US 5514150 A
Various forms of micromachined electrostatic microconveyors and useful devices based thereon are described. In one embodiment, a tube shaped conveyor is formed by disposing conductors circumferentially about the exterior surface of the tube. The tube is formed of an insulating material (e.g., silicon dioxide). Driving voltages are applied in staggered phase to selected ones of the conductors to provide a travelling electrostatic wave within the tube. Charged particles (or fluid or gas) can be propelled through the tube electrostatically by "riding" the travelling wave. Various aspects of the invention are directed to apparatus making use of the microconveyor to convey particles, gas ions, etc.. Apparatus is described for using gas pressure resulting from the transport of gas ions to do mechanical work (i.e., to operate mechanical actuators. A planar microconveyor, similar to the tubular microconveyor, but formed as a series of evenly spaced conductive lines on the surface of a semiconductor die is also described. Other aspect of the invention are directed to using the microconveyors in conjunction with an electrostatic accelerator to "sort" or select particles by directing them through specific apertures into associated bins or reservoirs.
1. An apparatus for performing microsurgery, comprising:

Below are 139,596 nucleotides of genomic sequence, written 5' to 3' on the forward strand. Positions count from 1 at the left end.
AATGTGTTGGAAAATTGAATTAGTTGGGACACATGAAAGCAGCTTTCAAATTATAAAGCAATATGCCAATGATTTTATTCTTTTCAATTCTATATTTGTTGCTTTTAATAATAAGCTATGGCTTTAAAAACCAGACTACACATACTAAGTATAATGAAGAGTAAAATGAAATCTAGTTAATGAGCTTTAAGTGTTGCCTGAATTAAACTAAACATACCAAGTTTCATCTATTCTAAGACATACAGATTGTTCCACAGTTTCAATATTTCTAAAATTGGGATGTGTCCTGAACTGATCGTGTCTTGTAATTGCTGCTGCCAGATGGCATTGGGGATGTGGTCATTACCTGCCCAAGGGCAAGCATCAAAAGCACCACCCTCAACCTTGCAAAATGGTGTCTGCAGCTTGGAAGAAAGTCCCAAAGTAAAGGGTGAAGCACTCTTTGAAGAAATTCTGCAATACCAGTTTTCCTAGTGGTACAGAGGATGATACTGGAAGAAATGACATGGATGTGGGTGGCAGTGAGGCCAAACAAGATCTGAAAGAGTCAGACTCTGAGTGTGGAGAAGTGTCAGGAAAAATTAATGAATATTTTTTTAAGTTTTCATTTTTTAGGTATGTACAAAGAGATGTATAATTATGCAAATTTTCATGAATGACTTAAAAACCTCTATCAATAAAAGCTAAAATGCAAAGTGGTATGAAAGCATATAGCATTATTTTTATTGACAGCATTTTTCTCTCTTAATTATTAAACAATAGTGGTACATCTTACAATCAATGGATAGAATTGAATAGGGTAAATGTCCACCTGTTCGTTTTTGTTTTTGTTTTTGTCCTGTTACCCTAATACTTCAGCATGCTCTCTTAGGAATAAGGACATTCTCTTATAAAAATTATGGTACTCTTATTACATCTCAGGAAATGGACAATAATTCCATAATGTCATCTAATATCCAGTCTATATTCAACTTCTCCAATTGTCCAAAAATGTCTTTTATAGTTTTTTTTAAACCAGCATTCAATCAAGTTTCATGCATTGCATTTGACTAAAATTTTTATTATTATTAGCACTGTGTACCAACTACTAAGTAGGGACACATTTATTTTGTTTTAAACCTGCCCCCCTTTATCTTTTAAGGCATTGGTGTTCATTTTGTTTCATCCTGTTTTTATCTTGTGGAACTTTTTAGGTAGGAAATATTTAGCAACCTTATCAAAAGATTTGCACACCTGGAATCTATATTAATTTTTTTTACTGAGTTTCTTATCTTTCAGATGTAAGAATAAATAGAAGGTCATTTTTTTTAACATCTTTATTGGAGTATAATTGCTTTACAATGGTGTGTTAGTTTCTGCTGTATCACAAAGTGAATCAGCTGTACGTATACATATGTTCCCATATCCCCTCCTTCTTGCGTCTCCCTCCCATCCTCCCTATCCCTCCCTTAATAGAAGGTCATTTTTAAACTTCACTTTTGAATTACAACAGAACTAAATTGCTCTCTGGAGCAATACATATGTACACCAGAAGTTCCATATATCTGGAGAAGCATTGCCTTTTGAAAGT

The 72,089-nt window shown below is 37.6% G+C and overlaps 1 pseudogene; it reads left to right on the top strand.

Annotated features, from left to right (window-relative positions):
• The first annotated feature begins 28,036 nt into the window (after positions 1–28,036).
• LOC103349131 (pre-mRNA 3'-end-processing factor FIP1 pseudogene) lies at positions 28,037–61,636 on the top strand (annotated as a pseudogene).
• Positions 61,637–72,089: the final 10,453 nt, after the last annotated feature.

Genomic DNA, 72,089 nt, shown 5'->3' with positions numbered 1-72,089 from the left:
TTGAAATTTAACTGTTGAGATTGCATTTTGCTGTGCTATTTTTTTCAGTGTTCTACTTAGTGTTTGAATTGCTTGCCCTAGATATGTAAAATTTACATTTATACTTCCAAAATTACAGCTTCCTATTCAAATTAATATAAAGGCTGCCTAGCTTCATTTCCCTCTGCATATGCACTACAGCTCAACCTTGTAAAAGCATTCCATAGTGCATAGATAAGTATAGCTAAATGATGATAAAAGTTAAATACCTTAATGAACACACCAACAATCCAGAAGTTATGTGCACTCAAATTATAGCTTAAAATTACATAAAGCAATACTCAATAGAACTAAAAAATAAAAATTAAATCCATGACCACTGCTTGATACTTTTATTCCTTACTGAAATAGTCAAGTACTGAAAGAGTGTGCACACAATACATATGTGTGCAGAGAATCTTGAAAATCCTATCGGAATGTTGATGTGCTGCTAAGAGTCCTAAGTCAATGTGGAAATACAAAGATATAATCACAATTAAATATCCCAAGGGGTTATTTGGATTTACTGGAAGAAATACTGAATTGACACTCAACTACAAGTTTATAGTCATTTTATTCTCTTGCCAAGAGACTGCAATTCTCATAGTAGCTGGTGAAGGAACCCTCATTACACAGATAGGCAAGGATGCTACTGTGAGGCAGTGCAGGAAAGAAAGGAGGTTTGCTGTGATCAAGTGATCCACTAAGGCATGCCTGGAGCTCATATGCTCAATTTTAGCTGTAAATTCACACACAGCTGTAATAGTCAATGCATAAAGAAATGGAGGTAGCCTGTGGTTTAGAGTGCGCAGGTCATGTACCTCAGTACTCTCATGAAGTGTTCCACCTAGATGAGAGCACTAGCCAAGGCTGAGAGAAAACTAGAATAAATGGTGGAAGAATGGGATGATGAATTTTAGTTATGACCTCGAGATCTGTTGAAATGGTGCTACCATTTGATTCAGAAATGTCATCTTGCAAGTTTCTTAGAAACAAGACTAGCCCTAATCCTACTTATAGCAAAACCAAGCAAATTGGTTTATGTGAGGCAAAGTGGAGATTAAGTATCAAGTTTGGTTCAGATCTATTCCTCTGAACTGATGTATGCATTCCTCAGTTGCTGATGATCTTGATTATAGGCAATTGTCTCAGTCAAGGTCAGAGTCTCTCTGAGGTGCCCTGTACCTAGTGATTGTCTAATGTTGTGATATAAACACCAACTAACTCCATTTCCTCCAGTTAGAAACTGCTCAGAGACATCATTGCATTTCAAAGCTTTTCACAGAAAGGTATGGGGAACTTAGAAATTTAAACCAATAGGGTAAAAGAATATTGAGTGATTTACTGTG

a micromachined drill bit having a longitudinal passageway formed into a tube within the micromachined drill bit, said drill bit having distal and proximate ends;
a pattern of conductive rings insulated from the tube and disposed along the length of the tube;
a multiphase waveform generator connected to the conductive rings and applying voltage waveforms to the pattern of conductive rings, in predetermined phase, to create an electrostatic traveling wave along the length of the tube;
an electrostatic electrode at the proximate end of said drill bit, said electrostatic electrode connected to an electrostatic generator for imparting an electrostatic charge to particles at the proximate end of said drill bit; and
means for receiving the particles passing through the tube by the electrostatic traveling wave, said receiving means connected to the distal end of the drill bit.
2. The apparatus of claim 1, wherein the multiphase waveform generator is a three phase waveform generator having a 120 degree phase difference between waveforms.